There was a five-fold rise in the number of stop-and-searches under counter terror laws in the wake of the attempted car bomb attacks in London.
Anyone near a potential terrorist target can be stopped
The Metropolitan Police said 10,948 people were stopped and searched in July. The average monthly figure for 2006/7 was 2,114.
The Met also said it was increasing the use of stop-and-search powers as a part of its anti-terrorism campaign.
Civil rights group Liberty said it was "a waste of valuable police resources".
The latest figures also show the number of stop and searches in London under the Terrorism Act 2000 has risen from 13,519 in 2004/5 to 25,374 in 2006/7.
The powers, under section 44 of the act, allow officers to randomly stop people providing they are in an area deemed to be a potential target for terrorists.
Unlike the main stop-and-search powers, officers do not need to prove they had "reasonable suspicion" of the individual.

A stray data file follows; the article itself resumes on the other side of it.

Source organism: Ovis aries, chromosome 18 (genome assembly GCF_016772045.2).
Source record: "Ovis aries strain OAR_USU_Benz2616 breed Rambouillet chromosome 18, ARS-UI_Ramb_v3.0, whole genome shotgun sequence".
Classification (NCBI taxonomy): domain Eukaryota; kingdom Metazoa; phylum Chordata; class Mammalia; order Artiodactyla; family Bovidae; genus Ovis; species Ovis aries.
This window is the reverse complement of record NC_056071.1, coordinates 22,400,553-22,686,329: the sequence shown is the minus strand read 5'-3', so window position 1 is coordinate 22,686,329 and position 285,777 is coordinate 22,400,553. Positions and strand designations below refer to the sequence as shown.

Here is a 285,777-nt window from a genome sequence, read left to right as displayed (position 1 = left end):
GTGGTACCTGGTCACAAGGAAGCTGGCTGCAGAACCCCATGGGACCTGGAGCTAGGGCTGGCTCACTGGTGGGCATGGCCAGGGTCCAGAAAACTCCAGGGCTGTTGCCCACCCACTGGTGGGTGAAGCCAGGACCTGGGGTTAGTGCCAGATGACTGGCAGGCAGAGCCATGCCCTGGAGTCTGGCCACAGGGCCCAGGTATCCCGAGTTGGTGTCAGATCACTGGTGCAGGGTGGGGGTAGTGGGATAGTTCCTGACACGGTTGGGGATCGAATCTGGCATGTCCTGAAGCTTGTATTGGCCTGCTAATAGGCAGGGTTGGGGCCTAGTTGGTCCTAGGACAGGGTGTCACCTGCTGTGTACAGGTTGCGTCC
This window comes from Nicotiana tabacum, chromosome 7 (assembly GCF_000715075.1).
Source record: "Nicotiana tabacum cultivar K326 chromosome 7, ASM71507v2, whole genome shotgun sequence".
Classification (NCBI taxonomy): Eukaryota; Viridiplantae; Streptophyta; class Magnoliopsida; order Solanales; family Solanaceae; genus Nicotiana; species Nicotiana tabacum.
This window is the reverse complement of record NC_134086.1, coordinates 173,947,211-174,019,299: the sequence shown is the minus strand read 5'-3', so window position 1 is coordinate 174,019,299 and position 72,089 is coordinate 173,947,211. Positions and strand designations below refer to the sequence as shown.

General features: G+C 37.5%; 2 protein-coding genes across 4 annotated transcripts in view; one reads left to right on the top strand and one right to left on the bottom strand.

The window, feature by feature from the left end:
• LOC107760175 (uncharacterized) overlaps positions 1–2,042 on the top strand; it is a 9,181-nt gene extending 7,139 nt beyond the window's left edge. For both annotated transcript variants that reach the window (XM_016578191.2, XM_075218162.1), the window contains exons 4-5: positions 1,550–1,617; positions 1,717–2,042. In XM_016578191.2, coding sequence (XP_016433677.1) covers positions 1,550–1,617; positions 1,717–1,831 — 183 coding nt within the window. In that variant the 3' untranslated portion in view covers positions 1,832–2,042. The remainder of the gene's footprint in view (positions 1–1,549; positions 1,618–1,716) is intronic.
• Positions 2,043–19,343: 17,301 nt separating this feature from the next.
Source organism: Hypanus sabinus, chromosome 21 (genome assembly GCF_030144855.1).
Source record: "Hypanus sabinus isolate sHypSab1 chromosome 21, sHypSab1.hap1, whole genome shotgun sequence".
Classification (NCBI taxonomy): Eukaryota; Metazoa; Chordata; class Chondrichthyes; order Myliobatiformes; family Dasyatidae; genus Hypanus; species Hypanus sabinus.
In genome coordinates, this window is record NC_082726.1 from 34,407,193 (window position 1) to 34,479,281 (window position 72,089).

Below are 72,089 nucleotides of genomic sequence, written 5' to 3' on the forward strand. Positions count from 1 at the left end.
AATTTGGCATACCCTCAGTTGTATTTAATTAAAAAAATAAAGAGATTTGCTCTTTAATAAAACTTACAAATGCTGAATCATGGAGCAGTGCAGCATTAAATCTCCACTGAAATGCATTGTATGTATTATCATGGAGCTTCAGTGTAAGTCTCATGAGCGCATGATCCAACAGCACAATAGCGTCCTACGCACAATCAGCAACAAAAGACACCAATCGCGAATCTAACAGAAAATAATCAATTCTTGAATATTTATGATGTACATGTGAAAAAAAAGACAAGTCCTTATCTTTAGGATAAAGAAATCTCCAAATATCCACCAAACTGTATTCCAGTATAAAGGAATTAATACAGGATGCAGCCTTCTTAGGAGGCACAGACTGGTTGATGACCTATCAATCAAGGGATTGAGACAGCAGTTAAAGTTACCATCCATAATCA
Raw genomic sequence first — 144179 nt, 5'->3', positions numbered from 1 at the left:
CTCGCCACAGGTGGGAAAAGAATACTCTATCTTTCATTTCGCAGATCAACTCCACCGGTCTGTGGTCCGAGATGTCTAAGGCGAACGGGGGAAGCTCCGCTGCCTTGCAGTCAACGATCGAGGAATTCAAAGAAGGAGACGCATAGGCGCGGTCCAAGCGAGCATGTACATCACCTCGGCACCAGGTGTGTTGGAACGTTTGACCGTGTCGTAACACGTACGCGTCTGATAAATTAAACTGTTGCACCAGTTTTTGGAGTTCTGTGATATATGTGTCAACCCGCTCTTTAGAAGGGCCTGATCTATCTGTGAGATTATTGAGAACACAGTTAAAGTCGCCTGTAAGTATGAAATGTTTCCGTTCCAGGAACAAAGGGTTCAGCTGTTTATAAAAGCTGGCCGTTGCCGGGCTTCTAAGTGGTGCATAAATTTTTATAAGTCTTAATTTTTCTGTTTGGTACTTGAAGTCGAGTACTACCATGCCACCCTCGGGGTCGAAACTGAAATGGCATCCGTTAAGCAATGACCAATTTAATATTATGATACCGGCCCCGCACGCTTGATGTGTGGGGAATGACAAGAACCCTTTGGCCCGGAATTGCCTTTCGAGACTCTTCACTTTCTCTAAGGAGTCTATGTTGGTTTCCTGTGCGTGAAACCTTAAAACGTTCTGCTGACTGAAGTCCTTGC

In February, Met Police Commissioner Sir Ian Blair vowed to review the use of terror stop-and-search powers after a Metropolitan Police Authority report said it was causing "untold damage" to certain communities.
Last month, the government's independent reviewer of terrorism, Lord Carlile, said special stop-and-search powers were being over-used.
Announcing the stepping up in use of the powers, Commander Rod Jarman said it would be a vital tactic to help it "disrupt, deter and prevent terrorist activity".
"To compliment our more covert methods of fighting terrorism we must have a more visible presence to deter and prevent terrorist activity," he said.
"In order to achieve this we need the support of the public. We ask for co-operation and patience while we carry out these important duties to help keep London safe."
Liberty's Gareth Crossman said: "Exceptional powers of stop-and-search without suspicion should only be used when facing specific threats.
"Unfortunately excessive use has severely undermined community relations and proved a waste of valuable police resources."
Two men Bilal Abdullah, 27, and Mohammed Asha, 26, have been charged over the suspected failed bombings in London and Glasgow in July.